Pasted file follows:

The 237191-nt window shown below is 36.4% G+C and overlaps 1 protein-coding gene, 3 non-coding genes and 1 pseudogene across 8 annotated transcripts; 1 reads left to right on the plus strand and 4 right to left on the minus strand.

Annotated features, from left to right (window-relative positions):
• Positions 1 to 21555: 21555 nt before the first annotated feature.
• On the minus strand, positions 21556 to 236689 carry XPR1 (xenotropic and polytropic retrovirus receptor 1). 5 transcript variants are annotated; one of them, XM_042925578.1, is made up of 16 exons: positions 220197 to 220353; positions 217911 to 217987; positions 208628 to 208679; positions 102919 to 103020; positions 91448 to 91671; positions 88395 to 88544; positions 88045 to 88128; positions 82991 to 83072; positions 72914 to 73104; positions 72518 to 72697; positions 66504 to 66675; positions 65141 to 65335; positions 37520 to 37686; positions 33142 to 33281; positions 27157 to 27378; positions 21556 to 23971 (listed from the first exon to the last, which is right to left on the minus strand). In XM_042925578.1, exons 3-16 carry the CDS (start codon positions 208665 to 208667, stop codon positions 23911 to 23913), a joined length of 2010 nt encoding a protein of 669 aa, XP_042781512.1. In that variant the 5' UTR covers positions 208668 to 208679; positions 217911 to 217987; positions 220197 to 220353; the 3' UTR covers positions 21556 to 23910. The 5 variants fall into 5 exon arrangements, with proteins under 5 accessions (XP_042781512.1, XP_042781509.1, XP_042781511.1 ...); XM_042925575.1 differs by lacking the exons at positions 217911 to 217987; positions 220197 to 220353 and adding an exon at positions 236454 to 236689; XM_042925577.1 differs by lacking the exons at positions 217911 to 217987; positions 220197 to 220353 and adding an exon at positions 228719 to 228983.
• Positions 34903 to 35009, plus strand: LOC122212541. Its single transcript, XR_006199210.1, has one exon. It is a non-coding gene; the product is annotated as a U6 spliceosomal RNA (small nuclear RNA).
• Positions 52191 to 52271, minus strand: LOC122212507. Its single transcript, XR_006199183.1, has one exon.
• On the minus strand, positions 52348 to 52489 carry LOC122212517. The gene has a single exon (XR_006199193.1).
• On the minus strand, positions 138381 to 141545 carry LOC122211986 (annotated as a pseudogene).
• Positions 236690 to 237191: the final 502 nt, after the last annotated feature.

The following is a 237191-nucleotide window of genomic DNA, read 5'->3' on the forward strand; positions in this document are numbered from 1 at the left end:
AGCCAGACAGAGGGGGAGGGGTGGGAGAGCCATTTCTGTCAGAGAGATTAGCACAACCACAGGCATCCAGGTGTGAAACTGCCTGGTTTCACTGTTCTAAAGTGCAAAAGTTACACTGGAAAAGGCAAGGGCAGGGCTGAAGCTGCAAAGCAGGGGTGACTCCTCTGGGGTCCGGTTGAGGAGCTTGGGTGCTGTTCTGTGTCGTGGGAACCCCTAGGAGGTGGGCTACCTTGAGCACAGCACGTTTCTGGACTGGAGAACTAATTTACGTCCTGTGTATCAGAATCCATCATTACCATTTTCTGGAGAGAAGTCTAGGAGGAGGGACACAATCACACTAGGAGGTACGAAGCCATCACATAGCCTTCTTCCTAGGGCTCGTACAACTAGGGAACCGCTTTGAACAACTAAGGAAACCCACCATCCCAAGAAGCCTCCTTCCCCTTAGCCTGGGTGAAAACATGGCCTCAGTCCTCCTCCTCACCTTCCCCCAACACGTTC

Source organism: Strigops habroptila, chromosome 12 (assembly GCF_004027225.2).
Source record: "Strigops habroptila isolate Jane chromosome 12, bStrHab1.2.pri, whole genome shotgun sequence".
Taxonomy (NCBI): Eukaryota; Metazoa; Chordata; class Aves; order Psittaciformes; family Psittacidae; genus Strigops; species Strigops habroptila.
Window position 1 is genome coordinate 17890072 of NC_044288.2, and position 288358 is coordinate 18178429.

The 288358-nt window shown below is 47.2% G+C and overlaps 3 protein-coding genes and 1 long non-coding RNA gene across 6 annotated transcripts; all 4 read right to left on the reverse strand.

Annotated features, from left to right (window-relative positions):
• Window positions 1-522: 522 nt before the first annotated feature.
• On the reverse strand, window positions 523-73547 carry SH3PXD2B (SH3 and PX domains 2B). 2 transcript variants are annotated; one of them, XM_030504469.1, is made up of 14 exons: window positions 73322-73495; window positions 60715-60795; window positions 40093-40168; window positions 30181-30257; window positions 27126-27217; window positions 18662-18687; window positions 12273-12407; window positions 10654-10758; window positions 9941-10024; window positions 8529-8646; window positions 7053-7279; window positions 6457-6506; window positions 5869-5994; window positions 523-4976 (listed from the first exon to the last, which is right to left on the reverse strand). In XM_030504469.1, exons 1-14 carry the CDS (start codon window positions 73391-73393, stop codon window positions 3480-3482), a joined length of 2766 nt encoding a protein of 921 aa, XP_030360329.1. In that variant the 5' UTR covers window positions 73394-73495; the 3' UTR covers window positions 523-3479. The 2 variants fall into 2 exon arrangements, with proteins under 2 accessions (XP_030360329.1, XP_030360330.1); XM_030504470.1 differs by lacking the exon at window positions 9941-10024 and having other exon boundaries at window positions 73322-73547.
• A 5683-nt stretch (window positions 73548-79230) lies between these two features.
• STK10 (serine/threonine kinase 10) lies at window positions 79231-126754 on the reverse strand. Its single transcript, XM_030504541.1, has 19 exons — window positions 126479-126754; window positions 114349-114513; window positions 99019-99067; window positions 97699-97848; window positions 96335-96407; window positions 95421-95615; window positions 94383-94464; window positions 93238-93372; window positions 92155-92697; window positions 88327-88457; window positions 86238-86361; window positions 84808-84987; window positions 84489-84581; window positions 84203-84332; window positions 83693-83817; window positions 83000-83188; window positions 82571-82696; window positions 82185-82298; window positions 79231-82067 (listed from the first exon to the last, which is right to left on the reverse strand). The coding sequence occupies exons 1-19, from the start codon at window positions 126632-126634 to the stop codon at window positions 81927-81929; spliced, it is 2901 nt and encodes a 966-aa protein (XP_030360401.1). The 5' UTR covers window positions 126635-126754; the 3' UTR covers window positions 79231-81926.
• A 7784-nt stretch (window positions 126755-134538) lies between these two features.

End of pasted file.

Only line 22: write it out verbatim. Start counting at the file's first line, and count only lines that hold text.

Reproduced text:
• A 7784-nt stretch (window positions 126755-134538) lies between these two features.